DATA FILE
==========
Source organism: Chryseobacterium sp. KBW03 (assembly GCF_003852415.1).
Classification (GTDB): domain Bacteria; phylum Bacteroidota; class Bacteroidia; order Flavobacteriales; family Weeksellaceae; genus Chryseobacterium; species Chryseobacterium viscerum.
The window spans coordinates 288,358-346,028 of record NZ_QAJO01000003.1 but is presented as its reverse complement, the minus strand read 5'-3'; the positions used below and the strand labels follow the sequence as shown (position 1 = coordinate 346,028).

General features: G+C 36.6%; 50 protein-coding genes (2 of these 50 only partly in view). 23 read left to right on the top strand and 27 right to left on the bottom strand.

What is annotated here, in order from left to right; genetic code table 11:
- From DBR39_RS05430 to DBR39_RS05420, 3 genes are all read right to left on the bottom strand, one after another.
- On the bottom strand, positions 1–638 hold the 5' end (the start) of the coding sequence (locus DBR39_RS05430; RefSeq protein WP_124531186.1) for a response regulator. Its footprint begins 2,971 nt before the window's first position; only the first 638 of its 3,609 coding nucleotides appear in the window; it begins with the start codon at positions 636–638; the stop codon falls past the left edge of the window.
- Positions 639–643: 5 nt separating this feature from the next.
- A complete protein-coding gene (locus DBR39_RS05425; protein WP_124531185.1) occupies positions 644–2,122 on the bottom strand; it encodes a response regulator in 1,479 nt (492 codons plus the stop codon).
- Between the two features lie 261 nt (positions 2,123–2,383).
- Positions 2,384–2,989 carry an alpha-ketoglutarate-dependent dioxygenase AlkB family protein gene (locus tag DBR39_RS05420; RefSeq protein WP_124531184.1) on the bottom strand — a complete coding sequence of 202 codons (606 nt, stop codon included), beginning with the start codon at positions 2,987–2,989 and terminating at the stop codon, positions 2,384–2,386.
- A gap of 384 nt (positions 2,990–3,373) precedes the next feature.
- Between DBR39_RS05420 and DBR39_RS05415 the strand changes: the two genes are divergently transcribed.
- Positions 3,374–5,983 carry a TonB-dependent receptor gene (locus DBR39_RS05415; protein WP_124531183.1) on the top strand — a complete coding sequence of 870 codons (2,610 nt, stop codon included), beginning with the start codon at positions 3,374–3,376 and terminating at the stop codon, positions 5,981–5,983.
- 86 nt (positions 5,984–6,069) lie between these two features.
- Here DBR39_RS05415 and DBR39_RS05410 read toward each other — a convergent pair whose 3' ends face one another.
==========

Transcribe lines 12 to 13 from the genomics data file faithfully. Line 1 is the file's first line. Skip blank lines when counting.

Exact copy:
- A gap of 384 nt (positions 2,990–3,373) precedes the next feature.
- Between DBR39_RS05420 and DBR39_RS05415 the strand changes: the two genes are divergently transcribed.